Before they designed the government’s central bank building in Hamra and the presidential palace in Baabda, the celebrated duo was commissioned to create this massive multiplex on the western end of downtown Beirut. Its location is surprising for its time, as it was not a business hub. The center is designed so that a street runs between the towers, and like Gefinor it’s set on two street levels, which increases ground-floor commercial space.

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Photo: Greg Demarque


Centre Sabbagh, Hamra (Alvar Aalto & Alfred Roth, 1967-70)

The L-shaped multipurpose complex was designed by the famous Finnish and Swiss architects and is remarkable in the way it creates an inviting urban space with a fountain, benches and greenery. Standing on the corner of Hamra and Rome streets, today it is the headquarters of Fransabank.

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Photo: Greg Demarque


building, Hamra (Karol Schayer, 1957-58)

Today a graffiti mural of Sabah garnishes this once-avant-garde building in the middle of bustling Hamra. It’s often called the Horseshoe building, referencing a famous intellectuals’ café once on its ground floor – years before Costa Café occupied the space. The building itself, designed by Polish architect Schayer, was the first in Lebanon to have a glass curtain wall, a then-new technology where exterior walls consist of an aluminum frame filled with glass.


Photo: Greg Demarque

Lazarieh building, Downtown Beirut (Andre Leconte, 1954)

Also referred to as the Azarieh building, this is a prime example of urban design with a central plaza. Though it’s rather simple, it was one of the first modern structures in the city and is quite a departure from the galleried spaces and ironwork just steps away on Allenby and Foch Streets. Award-winning French architect Leconte was also commissioned to design the Beirut International Airport at Khalde (1948-1954).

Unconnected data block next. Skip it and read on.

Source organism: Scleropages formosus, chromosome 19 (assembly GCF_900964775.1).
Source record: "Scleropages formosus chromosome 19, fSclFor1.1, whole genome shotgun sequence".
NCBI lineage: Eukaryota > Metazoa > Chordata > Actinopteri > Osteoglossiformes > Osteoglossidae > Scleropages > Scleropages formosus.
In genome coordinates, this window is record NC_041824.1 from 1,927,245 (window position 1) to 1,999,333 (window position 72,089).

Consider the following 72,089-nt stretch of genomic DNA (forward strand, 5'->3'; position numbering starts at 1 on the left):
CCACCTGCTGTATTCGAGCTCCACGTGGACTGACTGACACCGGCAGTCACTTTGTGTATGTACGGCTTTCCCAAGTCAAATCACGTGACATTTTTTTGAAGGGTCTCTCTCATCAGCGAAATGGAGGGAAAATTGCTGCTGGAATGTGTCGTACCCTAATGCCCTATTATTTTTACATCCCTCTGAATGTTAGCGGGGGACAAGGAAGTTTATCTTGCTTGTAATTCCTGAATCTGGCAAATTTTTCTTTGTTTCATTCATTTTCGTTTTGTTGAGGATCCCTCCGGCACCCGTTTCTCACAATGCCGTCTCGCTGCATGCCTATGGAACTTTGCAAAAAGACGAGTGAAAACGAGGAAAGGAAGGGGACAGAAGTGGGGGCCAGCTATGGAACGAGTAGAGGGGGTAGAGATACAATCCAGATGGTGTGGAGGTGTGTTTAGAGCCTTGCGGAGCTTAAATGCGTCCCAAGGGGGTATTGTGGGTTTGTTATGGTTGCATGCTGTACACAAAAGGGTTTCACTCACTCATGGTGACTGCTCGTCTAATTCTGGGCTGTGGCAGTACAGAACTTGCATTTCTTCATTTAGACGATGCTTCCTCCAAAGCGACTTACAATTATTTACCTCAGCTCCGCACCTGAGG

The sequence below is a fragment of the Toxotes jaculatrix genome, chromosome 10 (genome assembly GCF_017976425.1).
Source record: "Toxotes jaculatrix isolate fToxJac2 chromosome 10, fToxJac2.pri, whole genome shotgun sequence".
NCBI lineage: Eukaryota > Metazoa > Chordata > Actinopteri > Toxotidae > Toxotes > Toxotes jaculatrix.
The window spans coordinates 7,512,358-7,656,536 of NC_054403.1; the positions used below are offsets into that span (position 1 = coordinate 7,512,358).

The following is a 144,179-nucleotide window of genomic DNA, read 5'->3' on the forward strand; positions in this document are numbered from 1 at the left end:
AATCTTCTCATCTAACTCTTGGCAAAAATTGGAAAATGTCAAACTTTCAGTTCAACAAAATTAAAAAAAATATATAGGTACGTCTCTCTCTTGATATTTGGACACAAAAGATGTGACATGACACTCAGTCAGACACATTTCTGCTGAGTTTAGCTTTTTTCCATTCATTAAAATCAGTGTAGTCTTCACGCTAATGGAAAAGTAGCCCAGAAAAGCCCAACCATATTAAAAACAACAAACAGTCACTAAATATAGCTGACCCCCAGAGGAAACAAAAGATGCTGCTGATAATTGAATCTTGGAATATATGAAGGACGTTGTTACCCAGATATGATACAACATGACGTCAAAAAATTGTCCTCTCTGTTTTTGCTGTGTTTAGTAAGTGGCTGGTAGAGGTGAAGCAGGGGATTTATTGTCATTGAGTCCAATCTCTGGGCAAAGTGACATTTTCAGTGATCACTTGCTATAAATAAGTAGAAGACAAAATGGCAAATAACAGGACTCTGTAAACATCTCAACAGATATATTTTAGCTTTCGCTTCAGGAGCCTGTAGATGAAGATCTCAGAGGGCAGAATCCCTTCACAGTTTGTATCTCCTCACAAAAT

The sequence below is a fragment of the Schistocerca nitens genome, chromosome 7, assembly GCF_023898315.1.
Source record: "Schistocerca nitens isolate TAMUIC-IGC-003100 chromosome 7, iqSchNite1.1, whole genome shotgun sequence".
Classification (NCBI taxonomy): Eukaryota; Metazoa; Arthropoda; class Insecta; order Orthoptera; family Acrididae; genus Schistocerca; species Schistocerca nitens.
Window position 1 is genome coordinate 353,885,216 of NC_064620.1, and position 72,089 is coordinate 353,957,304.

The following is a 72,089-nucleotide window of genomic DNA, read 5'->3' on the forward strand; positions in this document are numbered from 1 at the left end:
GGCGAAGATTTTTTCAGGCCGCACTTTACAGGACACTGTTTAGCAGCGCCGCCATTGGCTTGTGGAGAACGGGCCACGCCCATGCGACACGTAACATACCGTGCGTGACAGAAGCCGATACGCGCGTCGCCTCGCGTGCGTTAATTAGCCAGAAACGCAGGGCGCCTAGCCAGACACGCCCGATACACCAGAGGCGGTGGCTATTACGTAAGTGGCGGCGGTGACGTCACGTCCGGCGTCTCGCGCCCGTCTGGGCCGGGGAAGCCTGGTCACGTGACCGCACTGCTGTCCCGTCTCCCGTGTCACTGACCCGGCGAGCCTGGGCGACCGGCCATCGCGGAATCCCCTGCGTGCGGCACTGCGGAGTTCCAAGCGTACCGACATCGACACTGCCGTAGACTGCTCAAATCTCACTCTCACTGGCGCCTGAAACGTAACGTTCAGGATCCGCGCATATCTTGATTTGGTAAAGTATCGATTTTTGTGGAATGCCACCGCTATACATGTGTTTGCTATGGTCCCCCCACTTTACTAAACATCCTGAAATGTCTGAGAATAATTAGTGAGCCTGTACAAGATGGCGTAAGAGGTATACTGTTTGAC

SNA Assurances headquarters, Tabaris (Antoine Romanos, 1970-73)

A young Romanos won the competition to design the headquarters just after graduating from the Ecole des Beaux Arts in Paris. Its façade is minimal, and one of the most interesting things about the building is actually the interior, which is based on a grid that allows for the freedom of partitioning of spaces.




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Photo: Greg Demarque

Interdesign Showroom, Clemenceau (Khalil Khoury, 1975-97)

Not quite an office building in the traditional sense, instead this is a showroom – and a smart one at that. Renowned Lebanese architect Khalil Khoury began construction on the Interdesign Showroom at the outbreak of war, pausing during the conflict, and finishing years after its end. The Brutalist exterior intelligently blocks direct sunlight at peak hours while flooding it with natural light and its interior space is the epitome of functional space, optimizing the view of showcased objects.

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Photo: Greg Demarque

Beirut City Center, Martyrs’ Square (Joseph Philippe Karam, 1965-68)

Better known as “The Egg” and sometimes “Sabouneh” (soap), this structure was actually a cinema theater, notable in that it is not underground like the rest of the cinemas at the time, and planned as part of a complex. Another part of the center was developed as an office space and met its fate with a bulldozer in 1997. The cinema part of the Le Corbusier-inspired structure, typical of Karam, still stands but its future is uncertain. Plans range from destroying it to make room for new developments to preserving it as a somber reminder of the war.

Special thanks to Dr. George Arbid and the Arab Center for Architecture for their contribution to this feature.